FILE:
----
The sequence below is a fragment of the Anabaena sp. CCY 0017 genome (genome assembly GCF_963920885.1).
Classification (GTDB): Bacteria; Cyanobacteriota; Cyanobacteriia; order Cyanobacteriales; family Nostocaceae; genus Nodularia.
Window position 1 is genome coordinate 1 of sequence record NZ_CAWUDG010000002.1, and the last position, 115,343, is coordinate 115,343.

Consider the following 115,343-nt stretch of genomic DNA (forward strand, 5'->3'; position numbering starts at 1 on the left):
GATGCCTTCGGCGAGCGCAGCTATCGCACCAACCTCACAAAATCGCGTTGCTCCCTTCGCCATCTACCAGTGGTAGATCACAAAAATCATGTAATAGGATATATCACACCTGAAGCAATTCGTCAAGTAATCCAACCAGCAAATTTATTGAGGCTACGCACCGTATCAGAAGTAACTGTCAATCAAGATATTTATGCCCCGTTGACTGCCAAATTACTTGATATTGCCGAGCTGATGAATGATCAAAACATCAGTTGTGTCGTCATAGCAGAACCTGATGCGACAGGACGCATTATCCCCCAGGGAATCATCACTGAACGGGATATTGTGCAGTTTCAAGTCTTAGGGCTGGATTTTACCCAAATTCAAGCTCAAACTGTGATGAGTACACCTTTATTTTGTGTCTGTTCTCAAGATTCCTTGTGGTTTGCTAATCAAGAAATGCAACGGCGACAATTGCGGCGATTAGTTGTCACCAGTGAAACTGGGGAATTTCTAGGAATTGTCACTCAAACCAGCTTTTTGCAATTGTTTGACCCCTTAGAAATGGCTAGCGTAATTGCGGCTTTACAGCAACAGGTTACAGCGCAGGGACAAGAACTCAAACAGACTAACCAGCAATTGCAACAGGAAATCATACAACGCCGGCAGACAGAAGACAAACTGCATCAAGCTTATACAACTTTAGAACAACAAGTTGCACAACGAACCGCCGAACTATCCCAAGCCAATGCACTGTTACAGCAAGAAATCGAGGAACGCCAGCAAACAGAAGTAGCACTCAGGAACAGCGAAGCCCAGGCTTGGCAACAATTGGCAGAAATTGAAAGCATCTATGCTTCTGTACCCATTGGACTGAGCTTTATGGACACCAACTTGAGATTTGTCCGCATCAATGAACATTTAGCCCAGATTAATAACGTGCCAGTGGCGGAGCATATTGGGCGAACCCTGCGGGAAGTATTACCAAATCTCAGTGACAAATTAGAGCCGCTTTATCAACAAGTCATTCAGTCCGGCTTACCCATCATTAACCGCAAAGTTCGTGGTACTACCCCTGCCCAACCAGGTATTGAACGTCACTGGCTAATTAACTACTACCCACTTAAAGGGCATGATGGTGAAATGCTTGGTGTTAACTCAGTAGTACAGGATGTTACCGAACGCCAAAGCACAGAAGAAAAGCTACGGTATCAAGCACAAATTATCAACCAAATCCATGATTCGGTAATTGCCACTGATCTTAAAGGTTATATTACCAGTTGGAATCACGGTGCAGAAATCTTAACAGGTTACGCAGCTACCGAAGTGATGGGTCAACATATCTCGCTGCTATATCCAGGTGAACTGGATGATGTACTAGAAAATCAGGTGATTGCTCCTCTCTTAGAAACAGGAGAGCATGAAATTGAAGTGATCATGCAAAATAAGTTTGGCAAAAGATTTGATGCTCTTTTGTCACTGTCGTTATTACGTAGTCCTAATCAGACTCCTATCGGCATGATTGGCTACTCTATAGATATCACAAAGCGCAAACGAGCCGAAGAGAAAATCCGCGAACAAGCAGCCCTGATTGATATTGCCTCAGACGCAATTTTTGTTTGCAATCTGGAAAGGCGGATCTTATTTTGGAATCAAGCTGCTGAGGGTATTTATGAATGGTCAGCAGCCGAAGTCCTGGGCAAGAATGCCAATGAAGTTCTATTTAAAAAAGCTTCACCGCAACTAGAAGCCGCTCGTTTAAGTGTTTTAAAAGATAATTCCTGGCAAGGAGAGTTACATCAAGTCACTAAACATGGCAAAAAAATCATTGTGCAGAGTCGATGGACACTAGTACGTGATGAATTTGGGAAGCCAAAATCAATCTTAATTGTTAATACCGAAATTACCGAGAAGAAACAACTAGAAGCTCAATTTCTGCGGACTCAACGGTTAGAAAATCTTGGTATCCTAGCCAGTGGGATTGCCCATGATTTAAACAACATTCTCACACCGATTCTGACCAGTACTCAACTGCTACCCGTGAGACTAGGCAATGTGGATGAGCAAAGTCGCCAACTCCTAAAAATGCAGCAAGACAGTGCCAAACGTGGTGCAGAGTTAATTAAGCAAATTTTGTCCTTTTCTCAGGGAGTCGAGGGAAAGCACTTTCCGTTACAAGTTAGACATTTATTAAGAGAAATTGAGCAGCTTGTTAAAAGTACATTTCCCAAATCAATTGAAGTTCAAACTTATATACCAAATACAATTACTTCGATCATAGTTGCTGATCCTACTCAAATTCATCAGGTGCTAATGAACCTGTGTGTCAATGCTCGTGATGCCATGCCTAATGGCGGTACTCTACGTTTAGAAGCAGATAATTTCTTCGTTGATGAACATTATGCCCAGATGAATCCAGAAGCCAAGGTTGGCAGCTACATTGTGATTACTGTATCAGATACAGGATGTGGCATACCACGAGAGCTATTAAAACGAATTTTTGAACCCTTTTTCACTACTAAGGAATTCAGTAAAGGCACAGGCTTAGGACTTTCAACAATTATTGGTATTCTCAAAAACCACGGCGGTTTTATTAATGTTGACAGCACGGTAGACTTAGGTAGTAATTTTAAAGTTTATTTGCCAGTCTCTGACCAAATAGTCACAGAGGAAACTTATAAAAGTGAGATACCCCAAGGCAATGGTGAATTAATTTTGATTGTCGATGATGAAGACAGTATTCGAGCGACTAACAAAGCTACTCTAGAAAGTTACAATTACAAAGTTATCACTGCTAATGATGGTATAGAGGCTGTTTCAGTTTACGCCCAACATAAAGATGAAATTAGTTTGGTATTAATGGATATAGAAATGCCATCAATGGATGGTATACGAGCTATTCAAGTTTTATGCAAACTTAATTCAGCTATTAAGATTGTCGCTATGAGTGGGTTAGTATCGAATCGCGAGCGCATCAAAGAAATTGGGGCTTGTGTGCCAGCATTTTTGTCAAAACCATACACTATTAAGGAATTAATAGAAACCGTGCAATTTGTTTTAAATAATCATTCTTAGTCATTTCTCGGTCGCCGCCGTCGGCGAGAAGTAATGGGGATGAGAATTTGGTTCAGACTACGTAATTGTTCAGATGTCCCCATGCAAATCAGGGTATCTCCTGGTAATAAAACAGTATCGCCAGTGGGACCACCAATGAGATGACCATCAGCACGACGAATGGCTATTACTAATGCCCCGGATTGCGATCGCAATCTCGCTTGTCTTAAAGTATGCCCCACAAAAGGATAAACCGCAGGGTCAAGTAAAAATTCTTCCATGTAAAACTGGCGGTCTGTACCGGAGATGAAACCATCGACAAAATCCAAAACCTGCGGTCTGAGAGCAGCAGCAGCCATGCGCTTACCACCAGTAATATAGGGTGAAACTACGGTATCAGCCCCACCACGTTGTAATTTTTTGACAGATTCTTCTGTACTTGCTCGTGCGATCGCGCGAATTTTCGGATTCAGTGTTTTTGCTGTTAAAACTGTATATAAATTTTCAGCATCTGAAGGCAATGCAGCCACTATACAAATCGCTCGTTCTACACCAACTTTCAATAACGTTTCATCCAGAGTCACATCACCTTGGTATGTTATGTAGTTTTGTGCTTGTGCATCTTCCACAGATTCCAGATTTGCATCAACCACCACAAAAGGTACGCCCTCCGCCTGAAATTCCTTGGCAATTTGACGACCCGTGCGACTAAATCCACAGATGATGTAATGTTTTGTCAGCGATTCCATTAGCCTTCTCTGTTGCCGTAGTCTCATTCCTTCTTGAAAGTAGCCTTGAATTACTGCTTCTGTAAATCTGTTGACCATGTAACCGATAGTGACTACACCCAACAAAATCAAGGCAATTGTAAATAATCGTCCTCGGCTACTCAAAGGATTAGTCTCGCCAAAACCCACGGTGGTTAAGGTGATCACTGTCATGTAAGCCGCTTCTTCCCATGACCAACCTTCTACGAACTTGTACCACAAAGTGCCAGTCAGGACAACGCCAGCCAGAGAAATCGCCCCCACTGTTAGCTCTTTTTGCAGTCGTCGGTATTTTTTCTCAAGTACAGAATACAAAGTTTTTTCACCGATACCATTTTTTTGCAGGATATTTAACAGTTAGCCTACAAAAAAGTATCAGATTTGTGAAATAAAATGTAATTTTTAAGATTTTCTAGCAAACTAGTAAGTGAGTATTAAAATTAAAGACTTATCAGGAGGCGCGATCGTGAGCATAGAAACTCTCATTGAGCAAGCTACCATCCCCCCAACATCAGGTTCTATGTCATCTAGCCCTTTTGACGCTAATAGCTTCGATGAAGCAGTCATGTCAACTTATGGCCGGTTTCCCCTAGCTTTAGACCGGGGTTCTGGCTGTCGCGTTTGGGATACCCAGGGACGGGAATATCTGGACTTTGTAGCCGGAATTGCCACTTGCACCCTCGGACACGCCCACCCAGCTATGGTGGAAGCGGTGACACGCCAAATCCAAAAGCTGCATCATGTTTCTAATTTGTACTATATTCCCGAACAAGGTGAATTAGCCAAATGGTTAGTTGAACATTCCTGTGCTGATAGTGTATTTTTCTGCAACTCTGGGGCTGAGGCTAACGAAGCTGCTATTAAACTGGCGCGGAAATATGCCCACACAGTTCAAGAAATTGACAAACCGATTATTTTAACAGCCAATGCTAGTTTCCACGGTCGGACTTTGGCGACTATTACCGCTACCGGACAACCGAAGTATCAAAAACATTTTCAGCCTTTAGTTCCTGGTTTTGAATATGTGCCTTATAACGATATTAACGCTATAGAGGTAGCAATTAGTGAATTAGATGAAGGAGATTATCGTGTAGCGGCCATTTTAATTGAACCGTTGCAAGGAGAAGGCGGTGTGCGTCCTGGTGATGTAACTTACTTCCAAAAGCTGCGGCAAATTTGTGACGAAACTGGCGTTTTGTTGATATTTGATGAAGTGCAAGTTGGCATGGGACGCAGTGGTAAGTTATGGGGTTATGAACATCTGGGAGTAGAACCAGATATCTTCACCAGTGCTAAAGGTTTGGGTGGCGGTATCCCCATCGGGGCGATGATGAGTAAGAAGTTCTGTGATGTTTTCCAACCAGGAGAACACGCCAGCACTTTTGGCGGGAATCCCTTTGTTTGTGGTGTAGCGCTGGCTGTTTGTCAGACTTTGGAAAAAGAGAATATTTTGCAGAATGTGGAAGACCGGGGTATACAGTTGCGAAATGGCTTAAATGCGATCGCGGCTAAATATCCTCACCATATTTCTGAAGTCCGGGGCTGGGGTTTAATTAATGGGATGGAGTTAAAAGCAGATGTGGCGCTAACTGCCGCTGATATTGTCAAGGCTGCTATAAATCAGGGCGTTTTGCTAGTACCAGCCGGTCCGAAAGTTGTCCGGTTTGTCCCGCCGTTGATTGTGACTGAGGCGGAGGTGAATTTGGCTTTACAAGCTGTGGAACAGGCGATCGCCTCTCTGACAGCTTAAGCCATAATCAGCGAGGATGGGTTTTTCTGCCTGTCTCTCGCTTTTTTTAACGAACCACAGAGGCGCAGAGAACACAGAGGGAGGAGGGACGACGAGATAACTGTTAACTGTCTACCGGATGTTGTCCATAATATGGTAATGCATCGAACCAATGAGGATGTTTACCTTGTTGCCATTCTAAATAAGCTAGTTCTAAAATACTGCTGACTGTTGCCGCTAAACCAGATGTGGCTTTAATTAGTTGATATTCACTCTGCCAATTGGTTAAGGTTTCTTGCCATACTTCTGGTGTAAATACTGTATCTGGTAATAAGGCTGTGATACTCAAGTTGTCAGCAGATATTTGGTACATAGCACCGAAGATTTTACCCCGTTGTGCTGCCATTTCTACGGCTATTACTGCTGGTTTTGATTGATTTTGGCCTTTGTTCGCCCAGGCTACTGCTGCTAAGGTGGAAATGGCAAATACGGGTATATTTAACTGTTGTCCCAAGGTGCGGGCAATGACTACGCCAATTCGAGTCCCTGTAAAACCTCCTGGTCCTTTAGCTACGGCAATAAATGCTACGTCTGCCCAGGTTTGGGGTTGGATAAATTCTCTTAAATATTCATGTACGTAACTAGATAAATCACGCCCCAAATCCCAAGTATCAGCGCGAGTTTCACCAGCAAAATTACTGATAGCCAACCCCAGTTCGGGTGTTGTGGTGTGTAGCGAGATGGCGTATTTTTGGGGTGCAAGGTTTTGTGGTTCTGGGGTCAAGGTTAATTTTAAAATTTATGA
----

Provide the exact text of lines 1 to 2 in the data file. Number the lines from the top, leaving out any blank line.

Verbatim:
The sequence below is a fragment of the Anabaena sp. CCY 0017 genome (genome assembly GCF_963920885.1).
Classification (GTDB): Bacteria; Cyanobacteriota; Cyanobacteriia; order Cyanobacteriales; family Nostocaceae; genus Nodularia.